I started doing T’ai Chi Ch’uan long before I retired — nearly 20 years ago. At the time, T’ai Chi was the flavor of the month. These days it’s fallen behind Yoga and Zumba classes. But just because you take an exercise class, doesn’t mean you can’t do T’ai Chi as well.
Fifteen years ago I began teaching T’ai Chi in Senior Centers and Hospitals with Senior Programs. At one center, many of my students were taking the class from a previous teacher, who left. Although I no longer teach, I recently dropped into that center to visit with my replacement teacher. Quite a few of the original students are still taking the class. These people are now well into their 80’s (or older)! I think that says a lot about the potential benefits of T’ai Chi.
So Just What is T’ai Chi Anyway?
T’ai Chi Ch’uan is the softest of the martial arts. It literally means “Supreme Ultimate Fist” in Chinese. In addition to being a martial art, it’s also a walking meditation. As with all meditations, it’s known to reduce stress, promote proper breathing, provides relaxation and gives one a sense of well-being.
T’ai Chi originated in China millennia ago. Over the past few hundred years, many different families devised their own forms . Today the Yang form is the most popular (and the one I practice), but there is also Chen and Wu and many others.
T’ai Chi is usually practiced like a dance; as a slow and gentle shadow boxing. There are also two person forms and fast sets that offer a more aerobic form of exercise. Additionally, there are weapon forms — swords, staffs, double sticks, fans, etc.. As to whether or not one wishes to delve into these advanced forms or stay with the basics is entirely up to the student. There are no belts in T’ai Chi — except to hold up your pants. (Sorry for the old joke!)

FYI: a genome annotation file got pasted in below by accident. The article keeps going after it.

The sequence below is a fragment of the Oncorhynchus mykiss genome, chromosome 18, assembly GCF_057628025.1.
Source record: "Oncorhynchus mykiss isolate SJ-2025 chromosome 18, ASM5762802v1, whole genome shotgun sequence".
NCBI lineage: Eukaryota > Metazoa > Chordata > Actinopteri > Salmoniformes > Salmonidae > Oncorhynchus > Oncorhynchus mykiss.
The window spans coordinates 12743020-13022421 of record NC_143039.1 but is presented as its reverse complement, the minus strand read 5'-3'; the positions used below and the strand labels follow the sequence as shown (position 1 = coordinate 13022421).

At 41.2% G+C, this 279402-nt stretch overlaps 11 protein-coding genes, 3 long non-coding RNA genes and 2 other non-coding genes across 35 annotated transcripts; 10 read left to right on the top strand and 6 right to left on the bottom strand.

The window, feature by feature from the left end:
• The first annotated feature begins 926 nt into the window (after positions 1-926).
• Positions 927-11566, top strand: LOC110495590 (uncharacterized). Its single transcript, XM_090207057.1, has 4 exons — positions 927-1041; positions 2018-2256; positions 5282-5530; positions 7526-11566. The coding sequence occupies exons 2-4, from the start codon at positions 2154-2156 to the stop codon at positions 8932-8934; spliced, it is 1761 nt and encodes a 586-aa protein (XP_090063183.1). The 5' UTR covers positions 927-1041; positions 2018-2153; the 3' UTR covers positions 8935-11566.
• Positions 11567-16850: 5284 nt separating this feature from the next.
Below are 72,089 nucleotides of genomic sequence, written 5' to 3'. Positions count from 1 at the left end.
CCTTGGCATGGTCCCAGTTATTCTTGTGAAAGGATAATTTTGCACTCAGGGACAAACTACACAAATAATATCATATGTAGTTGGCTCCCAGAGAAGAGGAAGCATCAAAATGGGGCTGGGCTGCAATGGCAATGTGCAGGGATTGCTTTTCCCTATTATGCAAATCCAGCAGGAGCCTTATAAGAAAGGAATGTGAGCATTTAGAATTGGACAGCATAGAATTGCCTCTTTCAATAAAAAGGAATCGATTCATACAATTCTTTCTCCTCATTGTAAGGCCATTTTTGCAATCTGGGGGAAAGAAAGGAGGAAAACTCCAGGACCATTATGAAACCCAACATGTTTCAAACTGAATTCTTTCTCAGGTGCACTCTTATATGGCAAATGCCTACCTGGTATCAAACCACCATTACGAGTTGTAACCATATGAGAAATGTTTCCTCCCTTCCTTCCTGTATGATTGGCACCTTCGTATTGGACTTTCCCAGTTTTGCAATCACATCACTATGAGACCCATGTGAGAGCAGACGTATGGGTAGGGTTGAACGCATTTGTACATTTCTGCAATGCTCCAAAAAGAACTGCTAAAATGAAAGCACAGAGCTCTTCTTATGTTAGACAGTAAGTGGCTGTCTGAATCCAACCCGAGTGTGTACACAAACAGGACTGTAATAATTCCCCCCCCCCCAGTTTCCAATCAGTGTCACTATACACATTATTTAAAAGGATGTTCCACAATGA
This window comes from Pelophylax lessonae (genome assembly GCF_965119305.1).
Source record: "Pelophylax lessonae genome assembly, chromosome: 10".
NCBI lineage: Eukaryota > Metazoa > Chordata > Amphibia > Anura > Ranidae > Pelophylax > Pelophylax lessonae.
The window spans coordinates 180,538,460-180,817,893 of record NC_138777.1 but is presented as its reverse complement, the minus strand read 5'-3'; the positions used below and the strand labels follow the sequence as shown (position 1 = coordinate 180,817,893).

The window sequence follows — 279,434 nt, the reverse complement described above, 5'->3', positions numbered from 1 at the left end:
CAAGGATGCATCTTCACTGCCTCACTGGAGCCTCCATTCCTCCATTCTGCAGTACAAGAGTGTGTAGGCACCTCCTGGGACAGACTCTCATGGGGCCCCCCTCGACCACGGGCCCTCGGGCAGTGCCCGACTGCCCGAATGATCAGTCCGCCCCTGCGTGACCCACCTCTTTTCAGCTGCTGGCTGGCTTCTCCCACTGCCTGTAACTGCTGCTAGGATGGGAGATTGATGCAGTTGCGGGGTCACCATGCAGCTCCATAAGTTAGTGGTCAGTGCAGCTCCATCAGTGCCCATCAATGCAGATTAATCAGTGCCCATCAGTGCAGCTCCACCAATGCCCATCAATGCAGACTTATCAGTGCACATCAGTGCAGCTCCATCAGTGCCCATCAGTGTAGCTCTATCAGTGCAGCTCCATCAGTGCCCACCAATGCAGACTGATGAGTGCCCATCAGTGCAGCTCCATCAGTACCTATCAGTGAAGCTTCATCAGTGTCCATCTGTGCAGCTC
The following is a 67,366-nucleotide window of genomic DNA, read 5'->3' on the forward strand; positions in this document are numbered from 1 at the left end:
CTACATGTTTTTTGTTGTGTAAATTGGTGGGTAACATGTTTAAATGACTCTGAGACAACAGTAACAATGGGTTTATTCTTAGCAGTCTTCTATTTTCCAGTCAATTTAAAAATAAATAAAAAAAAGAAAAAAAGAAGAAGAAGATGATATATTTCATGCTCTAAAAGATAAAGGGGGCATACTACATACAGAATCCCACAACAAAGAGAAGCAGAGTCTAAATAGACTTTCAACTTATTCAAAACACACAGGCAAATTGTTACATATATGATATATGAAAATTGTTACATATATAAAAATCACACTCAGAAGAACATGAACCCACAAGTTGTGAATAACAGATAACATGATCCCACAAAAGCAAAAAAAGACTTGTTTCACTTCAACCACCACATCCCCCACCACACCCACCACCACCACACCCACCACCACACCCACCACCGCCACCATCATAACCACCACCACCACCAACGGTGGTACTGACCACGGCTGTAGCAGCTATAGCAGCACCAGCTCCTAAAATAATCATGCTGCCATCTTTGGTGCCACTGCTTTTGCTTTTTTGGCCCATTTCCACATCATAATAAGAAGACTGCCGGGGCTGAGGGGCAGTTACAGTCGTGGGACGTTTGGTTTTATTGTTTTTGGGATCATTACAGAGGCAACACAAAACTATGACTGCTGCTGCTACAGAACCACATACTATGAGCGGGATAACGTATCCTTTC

Where Can I Learn T’ai Chi?
If you don’t have a class at a nearby Senior Center, try the YMCA, local Parks and Recreation Centers, Hospital programs, Community Colleges, even a local Church and/or Synagogue. Although T’ai Chi is a martial art, I don’t recommend starting classes at a Dojo or martial arts studio — at least not to begin with. They are typically too expensive and are more interested in the hard martial arts.
Many advanced T’ai Chi teachers (know as Masters) run Academies. Typically these Masters have learned T’ai Chi from their families. Their ancestors were either the originator of their form or the senior students of the original Master. Learning from a T’ai Chi Master is a great way learn. The downside is that it can be pricy. Master classes are customarily more formal and have dress codes.
If you see a T’ai Chi Academy near you, don’t be afraid to check it out. Not all are exclusively for advanced students, have strict rules or are even expensive. Before you join a class, go and watch. Talk to the teacher and the students.
NOTE: If you find T’ai Chi confusing, difficult or you just don’t like it, try to give it another chance with a different teacher. As stated above, there are many different types of T’ai Chi, so it’s possible one of them may “speak” to you more than another.
The following are links to people I know and have taken their classes.
- If you are in the Austin, Texas area, check out Austin T’ai Chi run by Marjorie Jackson and Danny Boone: www.austintaichi.com
- If you are in or near Santa Barbara, California; Toni DeMoulin at www.taichitoni.com
- In Los Angeles Master Kai Yin Tung Academy of T’ai Chi at www.tungkaiying.com
- In Sonoma County, California ; Jane Golden at www.goldenjane.com
- If you’re in the Burbank, Pasadena or Northridge areas of Los Angeles; for teachers DeDe Nardini and Iren Jenson go to their Facebook page; T’ai Chi Ch’uan of Burbank.
If you want to read more about the subject, I recommend T’ai Chi Magazine, one of the oldest international publication about T’ai Chi: www.tai-chi.com